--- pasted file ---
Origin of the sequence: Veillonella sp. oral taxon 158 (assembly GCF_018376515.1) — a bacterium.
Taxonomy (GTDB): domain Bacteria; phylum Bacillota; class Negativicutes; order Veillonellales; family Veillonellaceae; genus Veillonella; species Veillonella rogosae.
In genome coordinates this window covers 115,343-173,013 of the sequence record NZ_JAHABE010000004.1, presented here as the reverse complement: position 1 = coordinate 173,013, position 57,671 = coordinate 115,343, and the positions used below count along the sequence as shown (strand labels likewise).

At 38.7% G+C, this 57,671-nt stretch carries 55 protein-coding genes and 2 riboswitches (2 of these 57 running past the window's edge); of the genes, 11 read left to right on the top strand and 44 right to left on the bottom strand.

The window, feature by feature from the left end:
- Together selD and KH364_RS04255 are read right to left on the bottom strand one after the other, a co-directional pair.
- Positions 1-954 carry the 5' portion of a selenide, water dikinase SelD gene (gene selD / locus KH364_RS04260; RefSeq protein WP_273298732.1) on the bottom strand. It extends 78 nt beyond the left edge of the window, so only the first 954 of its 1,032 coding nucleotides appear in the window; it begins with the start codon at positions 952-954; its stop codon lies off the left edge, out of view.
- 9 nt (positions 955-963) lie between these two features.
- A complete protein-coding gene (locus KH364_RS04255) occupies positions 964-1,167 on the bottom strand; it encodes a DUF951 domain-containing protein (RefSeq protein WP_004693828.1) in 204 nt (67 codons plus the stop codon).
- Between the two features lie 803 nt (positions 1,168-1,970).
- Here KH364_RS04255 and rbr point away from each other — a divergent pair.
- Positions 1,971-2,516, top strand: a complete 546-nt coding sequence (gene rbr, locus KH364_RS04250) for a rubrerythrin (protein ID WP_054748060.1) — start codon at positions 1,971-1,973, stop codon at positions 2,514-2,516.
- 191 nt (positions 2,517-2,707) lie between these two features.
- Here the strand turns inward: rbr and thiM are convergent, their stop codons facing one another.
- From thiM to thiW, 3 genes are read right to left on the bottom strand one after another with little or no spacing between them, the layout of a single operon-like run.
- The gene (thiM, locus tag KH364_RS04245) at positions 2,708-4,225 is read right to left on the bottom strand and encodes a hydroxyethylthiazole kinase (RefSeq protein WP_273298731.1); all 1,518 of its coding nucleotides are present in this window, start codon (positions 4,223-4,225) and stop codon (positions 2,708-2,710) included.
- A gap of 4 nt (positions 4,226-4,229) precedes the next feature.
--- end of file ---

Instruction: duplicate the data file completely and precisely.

Origin of the sequence: Veillonella sp. oral taxon 158 (assembly GCF_018376515.1) — a bacterium.
Taxonomy (GTDB): domain Bacteria; phylum Bacillota; class Negativicutes; order Veillonellales; family Veillonellaceae; genus Veillonella; species Veillonella rogosae.
In genome coordinates this window covers 115,343-173,013 of the sequence record NZ_JAHABE010000004.1, presented here as the reverse complement: position 1 = coordinate 173,013, position 57,671 = coordinate 115,343, and the positions used below count along the sequence as shown (strand labels likewise).

At 38.7% G+C, this 57,671-nt stretch carries 55 protein-coding genes and 2 riboswitches (2 of these 57 running past the window's edge); of the genes, 11 read left to right on the top strand and 44 right to left on the bottom strand.

The window, feature by feature from the left end:
- Together selD and KH364_RS04255 are read right to left on the bottom strand one after the other, a co-directional pair.
- Positions 1-954 carry the 5' portion of a selenide, water dikinase SelD gene (gene selD / locus KH364_RS04260; RefSeq protein WP_273298732.1) on the bottom strand. It extends 78 nt beyond the left edge of the window, so only the first 954 of its 1,032 coding nucleotides appear in the window; it begins with the start codon at positions 952-954; its stop codon lies off the left edge, out of view.
- 9 nt (positions 955-963) lie between these two features.
- A complete protein-coding gene (locus KH364_RS04255) occupies positions 964-1,167 on the bottom strand; it encodes a DUF951 domain-containing protein (RefSeq protein WP_004693828.1) in 204 nt (67 codons plus the stop codon).
- Between the two features lie 803 nt (positions 1,168-1,970).
- Here KH364_RS04255 and rbr point away from each other — a divergent pair.
- Positions 1,971-2,516, top strand: a complete 546-nt coding sequence (gene rbr, locus KH364_RS04250) for a rubrerythrin (protein ID WP_054748060.1) — start codon at positions 1,971-1,973, stop codon at positions 2,514-2,516.
- 191 nt (positions 2,517-2,707) lie between these two features.
- Here the strand turns inward: rbr and thiM are convergent, their stop codons facing one another.
- From thiM to thiW, 3 genes are read right to left on the bottom strand one after another with little or no spacing between them, the layout of a single operon-like run.
- The gene (thiM, locus tag KH364_RS04245) at positions 2,708-4,225 is read right to left on the bottom strand and encodes a hydroxyethylthiazole kinase (RefSeq protein WP_273298731.1); all 1,518 of its coding nucleotides are present in this window, start codon (positions 4,223-4,225) and stop codon (positions 2,708-2,710) included.
- A gap of 4 nt (positions 4,226-4,229) precedes the next feature.